In January 1910, Maeda took part in a wrestling tournament in Mexico City. During the semifinals, Maeda drew with Hjalmar Lundin.[29] This is a different result than Lundin recalled in his 1937 memoirs. Said Lundin, "Having been accustomed to handling the big Greco-Roman wrestlers with ease, the Jap thought he could do likewise with me, but in the first encounter I got the better of him, after which my confidence returned. I had no trouble then in winning the match. It was a surprise to the crowd and a set-back for Koma. He had been the hero all week, but as soon as he was beaten the fans, true to form, called him a bum."[30]

In July 1910, Maeda returned to Cuba, where he tried to arrange matches with Frank Gotch and Jack Johnson. The Americans ignored him—there was no money to be made wrestling him, and much money to be lost if they lost to him.[5] On August 23, 1910, Maeda wrestled Jack Connell in Havana; the result was a draw.[31] During 1911, Maeda and Satake were joined in Cuba by Akitaro Ono and Tokugoro Ito. The four men were known as the 'Four Kings of Cuba.'[32]

The Four Kings were very popular in Cuba, and the Japanese media were proud of the reputation they were bringing to judo and Japan.[33] Consequently, on January 8, 1912, the Kodokan promoted Maeda to 5th dan. There was some resistance to this decision because there were those in Japan who did not approve of his involvement in professional wrestling.[34] In 1913, Tokugoro Ito stayed in Cuba while Maeda and Satake went to El Salvador, Costa Rica, Honduras, Panama, Colombia, Ecuador and Peru. In El Salvador, the president was assassinated while Maeda was there, and in Panama, the Americans tried to pay him to lose; in response, they kept moving south. In Peru they met Laku, a Japanese jujutsuka who taught the military, and invited him to join them. They were then joined by Okura in Chile, and by Shimitsu in Argentina. The troupe arrived in Brazil before September 1914.[5][35]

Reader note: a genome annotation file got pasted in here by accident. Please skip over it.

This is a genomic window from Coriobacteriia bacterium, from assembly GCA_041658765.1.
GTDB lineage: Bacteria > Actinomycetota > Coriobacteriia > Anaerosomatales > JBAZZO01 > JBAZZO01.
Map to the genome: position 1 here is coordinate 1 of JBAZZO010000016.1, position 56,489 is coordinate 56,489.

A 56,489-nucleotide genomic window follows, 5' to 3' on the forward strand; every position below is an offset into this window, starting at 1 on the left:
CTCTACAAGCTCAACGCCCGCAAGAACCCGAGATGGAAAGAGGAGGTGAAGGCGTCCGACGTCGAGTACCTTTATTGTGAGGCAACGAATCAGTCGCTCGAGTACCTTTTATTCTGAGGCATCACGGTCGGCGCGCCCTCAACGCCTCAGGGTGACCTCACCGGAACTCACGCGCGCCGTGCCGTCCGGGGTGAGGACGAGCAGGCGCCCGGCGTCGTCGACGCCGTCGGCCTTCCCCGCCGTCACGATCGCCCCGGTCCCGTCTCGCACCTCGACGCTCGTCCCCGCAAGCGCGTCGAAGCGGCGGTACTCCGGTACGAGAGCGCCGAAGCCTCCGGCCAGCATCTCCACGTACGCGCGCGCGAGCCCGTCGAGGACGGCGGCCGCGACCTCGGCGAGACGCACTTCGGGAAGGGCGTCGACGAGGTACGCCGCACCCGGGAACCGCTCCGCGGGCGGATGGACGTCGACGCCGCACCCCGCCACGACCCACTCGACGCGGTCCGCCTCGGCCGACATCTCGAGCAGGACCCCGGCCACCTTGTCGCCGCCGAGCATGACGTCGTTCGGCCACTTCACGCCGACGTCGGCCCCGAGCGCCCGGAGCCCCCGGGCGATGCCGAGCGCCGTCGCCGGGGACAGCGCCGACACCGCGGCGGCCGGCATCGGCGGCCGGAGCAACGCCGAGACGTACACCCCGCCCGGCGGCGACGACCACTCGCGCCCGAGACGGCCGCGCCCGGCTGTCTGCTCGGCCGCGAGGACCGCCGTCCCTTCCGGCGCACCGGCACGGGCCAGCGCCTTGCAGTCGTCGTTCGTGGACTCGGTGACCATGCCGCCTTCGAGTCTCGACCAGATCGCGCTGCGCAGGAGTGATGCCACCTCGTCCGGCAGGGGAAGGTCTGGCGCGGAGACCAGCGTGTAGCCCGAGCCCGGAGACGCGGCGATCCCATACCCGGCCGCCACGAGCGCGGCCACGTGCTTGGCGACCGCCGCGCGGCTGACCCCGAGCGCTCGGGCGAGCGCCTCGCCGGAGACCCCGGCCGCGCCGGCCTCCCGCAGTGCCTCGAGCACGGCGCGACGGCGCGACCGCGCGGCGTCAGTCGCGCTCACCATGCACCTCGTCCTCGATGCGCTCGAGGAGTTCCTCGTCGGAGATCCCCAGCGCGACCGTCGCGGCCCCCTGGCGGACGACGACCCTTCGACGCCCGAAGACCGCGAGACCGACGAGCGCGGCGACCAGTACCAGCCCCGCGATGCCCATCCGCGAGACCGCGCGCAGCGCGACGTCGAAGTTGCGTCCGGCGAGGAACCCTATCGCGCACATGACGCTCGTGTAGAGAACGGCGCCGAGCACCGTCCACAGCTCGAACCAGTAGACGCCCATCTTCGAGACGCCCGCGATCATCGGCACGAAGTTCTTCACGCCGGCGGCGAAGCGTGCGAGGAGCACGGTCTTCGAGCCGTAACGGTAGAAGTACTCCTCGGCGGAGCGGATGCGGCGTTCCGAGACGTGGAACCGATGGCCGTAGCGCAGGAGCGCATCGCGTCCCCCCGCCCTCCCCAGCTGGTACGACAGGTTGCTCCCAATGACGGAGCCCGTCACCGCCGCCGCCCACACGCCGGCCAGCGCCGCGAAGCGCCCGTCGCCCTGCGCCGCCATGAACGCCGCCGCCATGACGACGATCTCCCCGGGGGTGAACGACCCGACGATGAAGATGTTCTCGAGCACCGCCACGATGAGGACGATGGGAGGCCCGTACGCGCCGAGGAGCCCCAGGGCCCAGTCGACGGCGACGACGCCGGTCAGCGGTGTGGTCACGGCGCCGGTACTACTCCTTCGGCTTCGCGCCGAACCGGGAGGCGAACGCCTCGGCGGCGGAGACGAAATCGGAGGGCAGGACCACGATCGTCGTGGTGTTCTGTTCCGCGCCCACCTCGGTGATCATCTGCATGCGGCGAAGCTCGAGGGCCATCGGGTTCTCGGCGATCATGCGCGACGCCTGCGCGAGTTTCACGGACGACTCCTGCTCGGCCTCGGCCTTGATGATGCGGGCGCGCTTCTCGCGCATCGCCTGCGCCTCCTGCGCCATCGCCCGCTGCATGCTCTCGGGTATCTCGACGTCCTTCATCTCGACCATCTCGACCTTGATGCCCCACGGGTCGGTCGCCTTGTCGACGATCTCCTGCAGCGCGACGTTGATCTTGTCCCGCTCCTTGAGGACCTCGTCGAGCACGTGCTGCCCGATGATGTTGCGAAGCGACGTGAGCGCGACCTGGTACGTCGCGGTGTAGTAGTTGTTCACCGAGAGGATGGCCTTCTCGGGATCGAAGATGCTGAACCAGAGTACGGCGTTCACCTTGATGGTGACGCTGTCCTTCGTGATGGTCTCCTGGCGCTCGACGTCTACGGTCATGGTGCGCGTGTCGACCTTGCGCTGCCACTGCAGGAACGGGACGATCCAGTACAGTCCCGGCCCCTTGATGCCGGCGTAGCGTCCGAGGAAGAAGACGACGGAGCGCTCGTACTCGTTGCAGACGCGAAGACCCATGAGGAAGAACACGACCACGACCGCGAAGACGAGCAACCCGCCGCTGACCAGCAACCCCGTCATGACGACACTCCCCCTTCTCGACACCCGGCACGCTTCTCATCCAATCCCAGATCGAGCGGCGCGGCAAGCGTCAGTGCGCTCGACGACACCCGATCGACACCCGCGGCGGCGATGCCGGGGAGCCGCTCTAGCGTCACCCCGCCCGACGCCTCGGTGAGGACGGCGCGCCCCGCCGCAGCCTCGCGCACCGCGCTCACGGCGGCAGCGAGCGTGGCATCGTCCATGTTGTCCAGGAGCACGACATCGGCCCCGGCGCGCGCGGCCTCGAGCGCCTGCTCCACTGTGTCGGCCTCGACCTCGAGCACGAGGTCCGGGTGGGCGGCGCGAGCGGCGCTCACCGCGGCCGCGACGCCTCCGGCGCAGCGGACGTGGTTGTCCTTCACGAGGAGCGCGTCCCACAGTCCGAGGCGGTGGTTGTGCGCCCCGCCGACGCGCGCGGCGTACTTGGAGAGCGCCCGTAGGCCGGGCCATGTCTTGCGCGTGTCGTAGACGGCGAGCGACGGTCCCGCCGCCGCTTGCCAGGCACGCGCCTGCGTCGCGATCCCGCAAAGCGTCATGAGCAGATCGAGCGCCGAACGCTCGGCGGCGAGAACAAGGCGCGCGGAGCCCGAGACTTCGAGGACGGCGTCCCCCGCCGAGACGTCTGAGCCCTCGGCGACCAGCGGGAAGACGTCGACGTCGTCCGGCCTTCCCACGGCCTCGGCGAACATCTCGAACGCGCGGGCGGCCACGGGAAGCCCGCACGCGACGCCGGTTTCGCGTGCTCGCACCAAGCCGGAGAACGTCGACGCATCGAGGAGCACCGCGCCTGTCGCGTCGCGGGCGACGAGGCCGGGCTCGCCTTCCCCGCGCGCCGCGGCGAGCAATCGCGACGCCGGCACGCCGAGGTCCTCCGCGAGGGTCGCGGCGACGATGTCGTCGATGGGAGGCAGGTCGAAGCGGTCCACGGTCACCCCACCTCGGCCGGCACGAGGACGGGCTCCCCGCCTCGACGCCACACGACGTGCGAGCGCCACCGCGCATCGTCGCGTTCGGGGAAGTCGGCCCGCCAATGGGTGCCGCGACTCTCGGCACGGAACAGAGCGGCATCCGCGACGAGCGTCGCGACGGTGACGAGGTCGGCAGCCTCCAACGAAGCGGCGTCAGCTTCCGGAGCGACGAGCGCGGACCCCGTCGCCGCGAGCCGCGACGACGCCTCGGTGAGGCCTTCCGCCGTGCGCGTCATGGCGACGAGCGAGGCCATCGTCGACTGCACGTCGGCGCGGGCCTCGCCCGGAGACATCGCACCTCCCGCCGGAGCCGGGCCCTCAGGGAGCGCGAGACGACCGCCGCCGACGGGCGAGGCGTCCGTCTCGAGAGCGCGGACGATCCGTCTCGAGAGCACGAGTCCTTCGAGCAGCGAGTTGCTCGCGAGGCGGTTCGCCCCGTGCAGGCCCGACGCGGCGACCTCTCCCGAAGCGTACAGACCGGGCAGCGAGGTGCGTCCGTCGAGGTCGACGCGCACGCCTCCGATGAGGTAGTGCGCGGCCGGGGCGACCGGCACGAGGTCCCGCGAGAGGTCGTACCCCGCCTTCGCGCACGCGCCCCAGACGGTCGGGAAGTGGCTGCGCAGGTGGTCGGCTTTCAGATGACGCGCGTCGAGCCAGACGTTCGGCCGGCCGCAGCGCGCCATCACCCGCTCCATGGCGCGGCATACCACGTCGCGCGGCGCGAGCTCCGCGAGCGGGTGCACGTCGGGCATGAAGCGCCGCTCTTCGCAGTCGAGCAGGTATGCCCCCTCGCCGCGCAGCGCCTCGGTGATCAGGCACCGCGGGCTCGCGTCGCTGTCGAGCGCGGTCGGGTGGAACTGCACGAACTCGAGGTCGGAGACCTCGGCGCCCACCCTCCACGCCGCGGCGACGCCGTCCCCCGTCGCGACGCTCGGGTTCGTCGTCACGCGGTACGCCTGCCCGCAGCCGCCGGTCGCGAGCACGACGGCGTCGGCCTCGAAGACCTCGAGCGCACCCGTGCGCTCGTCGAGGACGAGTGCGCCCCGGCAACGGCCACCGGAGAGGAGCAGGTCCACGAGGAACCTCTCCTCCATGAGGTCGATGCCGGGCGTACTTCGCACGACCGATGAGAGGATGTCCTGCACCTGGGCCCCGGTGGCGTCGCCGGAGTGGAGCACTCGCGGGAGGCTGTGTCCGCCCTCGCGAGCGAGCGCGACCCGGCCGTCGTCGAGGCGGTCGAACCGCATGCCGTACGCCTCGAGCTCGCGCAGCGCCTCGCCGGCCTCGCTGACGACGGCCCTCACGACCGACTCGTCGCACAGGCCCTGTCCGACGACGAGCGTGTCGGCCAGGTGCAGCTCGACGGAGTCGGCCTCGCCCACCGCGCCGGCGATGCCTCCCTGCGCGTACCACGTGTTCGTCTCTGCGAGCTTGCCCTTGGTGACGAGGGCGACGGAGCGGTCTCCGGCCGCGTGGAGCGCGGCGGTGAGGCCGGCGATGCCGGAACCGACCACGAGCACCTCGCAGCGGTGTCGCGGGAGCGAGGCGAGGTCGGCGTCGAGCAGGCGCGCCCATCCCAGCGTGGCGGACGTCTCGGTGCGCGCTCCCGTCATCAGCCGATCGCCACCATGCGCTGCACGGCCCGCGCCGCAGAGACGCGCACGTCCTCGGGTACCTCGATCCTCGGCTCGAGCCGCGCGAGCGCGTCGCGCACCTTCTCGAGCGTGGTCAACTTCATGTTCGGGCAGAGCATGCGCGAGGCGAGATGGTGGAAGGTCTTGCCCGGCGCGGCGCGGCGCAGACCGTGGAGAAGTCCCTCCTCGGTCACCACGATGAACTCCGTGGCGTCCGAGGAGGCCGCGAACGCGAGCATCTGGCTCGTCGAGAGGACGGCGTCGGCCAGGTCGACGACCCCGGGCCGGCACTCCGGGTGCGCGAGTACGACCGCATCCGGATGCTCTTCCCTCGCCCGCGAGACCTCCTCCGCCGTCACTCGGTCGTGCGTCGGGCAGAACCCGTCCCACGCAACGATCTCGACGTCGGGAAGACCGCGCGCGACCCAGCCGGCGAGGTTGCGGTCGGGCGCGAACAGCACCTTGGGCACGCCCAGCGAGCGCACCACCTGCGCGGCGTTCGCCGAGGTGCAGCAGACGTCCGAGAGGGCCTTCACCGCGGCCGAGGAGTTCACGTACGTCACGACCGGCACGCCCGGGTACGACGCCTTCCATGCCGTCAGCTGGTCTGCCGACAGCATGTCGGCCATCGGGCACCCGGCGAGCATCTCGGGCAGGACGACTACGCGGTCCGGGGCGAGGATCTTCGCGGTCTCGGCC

Brazil Edit

According to Correio Paulistano Newspaper Maeda did a Judo demonstration at Teatro Variedades (Theatre) - Largo do Paissandu /Santos city at 24 September 1914. According to a copy of Maeda's passport provided by Gotta Tsutsumi, head of Belém's Associação Paramazônica Nipako, Maeda arrived in Porto Alegre on November 14, 1914,[36][37] After appearing in Porto Alegre, Maeda and his companions moved throughout the country: on August 26, 1915, Maeda, Satake, Okura, Shimitsu, and Laku were at Recife; during October 1915, they were in Belém, finally arriving in Manaus on December 18, 1915. Tokugoro Ito arrived some time later.

On December 20, 1915, the first demonstration in Belém took place at the Theatro Politheama. The O Tempo newspaper announced the event, stating that Conde Koma would show the main jiu-jitsu techniques, excepting the prohibited ones. He also would demonstrate self-defense techniques. After that, the troupe would be accepting challenges from the crowd, and there would be the first sensational match of jiu-jitsu between Shimitsu (champion of Argentina) and Laku (Peruvian military professor).[38] On December 22, 1915, according to O Tempo, jiu-jitsu world champion Maeda, head of the Japanese troupe, and Satake, New York champion, performed an enthusiastic and sensational jiu-jitsu match. On the same day, Nagib Assef, an Australian Greco-Roman wrestling champion of Turkish origin, challenged Maeda. On December 24, 1915, Maeda defeated in seconds the boxer Barbadiano Adolpho Corbiniano, who became one of his disciples. On January 3, 1916, at Theatro Politheama, Maeda finally fought Nagib Assef, who was thrown off the stage and pinned into submission by arm-lock.[38] On January 8, 1916, Maeda, Okura, and Shimitsu boarded the SS Antony and left for Liverpool. Tokugoro Ito went to Los Angeles.[39] Satake and Laku stayed in Manaus teaching, according to O Tempo, jiu-jitsu. After 15 years together, Maeda and Satake had finally split up.[5][38] Of this last trip, little is known.

Maeda and his family in Brazil